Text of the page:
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Indian hawthorn

Rhaphiolepsis indica

Cherry laurel (Eng.), Indiese meidoring(Afr.)

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An aesthetically pleasing perennial shrub, the Indian hawthorn looks great year round and becomes a focal point of any garden in spring. Grown for its decorative pink or white flowers, the Indian Hawthorn is a popular choice in bonsai culture. Not only is this a highly ornamental addition to any garden, but it also serves the purpose of its being used in culinary applications.

Planning

Difficulty
Moderate
Flowering time
Summer, Spring
Fruiting time
Autumn

Harvesting

The mature fruit can be harvested by hand.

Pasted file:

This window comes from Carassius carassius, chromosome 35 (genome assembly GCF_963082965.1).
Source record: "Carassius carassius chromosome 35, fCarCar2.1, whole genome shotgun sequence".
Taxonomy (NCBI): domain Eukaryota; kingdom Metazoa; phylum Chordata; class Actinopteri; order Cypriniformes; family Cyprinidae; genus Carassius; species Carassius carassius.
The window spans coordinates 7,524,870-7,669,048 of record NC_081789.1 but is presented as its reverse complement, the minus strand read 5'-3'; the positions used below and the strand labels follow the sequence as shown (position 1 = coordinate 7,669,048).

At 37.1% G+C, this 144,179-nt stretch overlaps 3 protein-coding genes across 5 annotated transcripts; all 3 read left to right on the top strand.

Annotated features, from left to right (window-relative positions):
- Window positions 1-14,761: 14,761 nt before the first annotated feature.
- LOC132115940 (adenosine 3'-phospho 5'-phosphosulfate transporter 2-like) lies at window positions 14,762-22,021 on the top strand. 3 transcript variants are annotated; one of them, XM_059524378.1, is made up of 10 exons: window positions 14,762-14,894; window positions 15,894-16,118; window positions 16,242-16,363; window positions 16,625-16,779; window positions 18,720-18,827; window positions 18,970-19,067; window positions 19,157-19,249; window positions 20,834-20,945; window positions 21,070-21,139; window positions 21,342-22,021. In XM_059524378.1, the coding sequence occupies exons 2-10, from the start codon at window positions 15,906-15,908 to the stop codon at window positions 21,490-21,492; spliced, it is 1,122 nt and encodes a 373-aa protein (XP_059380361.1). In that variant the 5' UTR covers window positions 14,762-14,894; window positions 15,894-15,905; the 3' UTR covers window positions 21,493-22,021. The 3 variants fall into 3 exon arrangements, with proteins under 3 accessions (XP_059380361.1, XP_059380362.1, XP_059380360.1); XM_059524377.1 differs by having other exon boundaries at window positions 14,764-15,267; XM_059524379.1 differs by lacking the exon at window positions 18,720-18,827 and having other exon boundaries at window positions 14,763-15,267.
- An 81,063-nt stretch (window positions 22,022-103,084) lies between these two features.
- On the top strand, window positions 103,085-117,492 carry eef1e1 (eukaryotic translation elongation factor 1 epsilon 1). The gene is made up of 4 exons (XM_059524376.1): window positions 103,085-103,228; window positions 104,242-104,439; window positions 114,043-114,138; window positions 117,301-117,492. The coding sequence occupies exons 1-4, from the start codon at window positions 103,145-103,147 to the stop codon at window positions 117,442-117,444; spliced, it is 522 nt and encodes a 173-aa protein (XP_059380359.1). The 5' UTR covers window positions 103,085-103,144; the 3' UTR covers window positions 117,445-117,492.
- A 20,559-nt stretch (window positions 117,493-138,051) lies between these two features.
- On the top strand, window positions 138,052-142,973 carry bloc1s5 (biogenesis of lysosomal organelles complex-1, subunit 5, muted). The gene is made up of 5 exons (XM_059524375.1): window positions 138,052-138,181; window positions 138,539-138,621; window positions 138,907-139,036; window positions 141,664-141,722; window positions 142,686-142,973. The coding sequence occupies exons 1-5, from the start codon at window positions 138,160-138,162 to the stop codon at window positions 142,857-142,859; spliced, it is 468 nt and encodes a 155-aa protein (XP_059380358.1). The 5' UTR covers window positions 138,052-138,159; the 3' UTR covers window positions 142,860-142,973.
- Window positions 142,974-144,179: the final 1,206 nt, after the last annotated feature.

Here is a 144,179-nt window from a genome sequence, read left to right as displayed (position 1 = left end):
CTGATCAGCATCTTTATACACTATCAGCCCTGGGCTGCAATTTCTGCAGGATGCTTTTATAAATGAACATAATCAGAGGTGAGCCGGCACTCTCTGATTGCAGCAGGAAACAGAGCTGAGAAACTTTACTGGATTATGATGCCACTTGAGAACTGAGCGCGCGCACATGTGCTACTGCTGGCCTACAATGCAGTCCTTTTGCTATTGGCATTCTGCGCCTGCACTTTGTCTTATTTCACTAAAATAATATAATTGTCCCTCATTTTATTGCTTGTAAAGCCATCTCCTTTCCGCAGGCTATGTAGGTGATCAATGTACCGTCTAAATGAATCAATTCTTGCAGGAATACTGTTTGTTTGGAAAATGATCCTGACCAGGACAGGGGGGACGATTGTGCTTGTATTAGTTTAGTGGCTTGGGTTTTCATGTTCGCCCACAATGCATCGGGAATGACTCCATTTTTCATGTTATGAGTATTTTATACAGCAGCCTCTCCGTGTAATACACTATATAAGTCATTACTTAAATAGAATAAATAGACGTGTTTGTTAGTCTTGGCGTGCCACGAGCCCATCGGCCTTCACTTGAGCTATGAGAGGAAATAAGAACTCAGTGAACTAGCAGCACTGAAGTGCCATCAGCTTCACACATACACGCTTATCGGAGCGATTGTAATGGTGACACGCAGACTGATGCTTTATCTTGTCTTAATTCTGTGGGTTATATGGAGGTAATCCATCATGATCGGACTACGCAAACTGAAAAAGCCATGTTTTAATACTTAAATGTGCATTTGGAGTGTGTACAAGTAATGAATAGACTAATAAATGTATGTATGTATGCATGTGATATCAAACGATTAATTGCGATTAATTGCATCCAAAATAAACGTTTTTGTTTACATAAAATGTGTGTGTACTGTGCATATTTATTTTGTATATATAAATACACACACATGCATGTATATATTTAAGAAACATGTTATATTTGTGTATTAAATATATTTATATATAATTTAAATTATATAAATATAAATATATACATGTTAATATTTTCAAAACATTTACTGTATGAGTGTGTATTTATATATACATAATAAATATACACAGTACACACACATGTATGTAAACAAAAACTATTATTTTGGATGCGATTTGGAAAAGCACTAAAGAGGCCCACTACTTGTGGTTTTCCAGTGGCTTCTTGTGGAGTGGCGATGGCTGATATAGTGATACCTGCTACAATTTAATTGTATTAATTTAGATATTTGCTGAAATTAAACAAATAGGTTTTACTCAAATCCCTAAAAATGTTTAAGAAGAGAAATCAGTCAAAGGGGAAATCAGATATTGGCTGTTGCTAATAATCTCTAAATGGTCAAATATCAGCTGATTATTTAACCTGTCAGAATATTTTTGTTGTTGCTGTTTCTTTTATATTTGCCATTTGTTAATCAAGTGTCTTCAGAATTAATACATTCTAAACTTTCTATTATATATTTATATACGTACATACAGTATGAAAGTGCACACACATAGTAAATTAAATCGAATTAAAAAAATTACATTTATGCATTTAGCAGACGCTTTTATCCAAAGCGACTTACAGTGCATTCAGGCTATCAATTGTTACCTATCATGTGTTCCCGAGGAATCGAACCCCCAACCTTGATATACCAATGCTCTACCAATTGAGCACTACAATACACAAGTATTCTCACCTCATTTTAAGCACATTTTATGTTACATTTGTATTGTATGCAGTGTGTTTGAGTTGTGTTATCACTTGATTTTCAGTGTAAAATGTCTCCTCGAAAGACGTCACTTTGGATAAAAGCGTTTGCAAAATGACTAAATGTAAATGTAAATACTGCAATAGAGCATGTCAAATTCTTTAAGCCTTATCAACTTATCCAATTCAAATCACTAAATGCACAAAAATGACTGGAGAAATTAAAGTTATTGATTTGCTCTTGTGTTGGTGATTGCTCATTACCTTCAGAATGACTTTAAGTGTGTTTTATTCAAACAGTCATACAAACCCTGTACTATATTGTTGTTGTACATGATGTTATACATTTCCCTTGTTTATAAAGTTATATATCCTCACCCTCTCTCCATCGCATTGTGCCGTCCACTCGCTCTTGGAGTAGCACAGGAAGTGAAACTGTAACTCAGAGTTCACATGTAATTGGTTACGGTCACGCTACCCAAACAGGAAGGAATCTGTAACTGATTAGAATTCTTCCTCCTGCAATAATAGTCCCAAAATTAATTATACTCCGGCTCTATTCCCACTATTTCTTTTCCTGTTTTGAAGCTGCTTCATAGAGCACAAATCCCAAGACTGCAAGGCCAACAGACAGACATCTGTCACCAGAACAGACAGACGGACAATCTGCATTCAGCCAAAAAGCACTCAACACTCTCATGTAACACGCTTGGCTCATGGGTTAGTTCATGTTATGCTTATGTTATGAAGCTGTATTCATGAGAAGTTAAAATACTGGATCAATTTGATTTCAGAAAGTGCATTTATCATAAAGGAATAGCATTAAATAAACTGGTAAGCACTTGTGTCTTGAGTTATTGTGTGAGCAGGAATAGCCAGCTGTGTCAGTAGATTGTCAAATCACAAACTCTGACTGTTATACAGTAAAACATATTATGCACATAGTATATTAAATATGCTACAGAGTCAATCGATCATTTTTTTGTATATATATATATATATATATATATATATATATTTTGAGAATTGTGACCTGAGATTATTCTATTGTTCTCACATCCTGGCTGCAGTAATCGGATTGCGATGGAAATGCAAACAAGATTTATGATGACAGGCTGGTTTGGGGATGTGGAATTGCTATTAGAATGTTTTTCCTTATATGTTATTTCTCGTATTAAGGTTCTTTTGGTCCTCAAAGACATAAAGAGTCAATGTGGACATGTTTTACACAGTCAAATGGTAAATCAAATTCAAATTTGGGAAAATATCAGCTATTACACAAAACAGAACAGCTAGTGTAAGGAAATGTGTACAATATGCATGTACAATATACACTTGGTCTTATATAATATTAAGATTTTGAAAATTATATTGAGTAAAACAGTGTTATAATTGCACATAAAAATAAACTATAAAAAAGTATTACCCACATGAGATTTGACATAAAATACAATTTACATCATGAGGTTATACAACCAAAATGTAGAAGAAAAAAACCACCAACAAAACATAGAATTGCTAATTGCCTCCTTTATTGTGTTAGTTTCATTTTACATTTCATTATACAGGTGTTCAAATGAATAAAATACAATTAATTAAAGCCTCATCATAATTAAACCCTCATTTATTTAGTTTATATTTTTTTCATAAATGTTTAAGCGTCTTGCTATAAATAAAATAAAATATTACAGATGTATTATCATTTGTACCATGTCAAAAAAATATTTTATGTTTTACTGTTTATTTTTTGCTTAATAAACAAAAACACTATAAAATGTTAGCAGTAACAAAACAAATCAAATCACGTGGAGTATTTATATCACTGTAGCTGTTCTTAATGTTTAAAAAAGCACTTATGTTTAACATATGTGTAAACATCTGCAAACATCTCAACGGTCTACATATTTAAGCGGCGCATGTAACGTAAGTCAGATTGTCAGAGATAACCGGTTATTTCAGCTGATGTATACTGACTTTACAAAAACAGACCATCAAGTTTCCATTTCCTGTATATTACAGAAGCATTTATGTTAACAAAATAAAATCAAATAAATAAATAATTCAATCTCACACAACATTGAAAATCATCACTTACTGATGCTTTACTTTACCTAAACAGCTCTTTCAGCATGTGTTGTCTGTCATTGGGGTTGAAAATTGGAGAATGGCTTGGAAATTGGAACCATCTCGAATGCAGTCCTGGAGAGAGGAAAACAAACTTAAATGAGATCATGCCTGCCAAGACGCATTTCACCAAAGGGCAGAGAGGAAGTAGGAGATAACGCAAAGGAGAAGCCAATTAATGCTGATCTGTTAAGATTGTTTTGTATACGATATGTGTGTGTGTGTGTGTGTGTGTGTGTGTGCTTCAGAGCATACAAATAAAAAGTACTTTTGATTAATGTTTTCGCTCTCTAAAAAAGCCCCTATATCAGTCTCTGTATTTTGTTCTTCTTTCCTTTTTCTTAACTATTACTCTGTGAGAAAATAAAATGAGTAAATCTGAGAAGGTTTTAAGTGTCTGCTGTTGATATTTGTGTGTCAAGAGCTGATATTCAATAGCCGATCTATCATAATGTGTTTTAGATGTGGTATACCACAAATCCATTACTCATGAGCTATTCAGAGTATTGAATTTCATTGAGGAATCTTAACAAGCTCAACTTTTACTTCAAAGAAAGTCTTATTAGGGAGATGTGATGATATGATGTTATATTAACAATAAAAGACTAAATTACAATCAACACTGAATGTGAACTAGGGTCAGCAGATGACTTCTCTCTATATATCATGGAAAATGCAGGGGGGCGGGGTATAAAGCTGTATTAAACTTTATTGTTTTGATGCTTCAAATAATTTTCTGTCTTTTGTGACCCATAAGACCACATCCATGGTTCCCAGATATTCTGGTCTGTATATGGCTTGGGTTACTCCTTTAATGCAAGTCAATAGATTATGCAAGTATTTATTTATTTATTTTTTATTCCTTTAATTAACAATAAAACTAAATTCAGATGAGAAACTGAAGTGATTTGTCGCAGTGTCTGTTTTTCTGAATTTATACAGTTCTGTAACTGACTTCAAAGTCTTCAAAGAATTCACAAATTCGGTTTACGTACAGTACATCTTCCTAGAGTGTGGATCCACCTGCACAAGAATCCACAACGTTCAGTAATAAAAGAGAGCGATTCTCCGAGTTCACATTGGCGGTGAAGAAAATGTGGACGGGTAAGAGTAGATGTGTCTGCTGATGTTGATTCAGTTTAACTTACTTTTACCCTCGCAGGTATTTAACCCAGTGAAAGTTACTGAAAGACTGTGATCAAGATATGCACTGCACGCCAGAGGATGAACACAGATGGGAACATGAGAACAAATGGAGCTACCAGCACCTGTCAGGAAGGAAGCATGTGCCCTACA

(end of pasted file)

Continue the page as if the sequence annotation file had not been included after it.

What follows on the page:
Propagation

Cuttings
Semi-hardwood cuttings are taken and treated with growth hormone before placing them in damp soil.

Special features

Hedge plant
Planted close together, they form a dense hedge. You can also use rows of Indian hawthorn as barriers or dividers between sections of the garden.
Pot plant
Plants grow well in containers, given sufficient drainage holes, so you can use them on patios, decks and porches too.
Drought resistant
Once established, the Indian hawthorn tolerates moderate drought.
Attracts birds
Birds, like the cedar waxwing, love to chow down on the fruit.

Geography

Origin
South East Asia
Natural climate
Temperate

Environment

Light
Full Sun
Soil moisture
Moist
Soil type
Loam, Sand
Soil PH preference
Neutral
Frost hardiness
Half-Hardy

Uses

Edible
The fruit is edible when cooked, and can be used to make jam.

Personality

Family
Rosaceae
Flower colour
Pink or white
Scent
Mild

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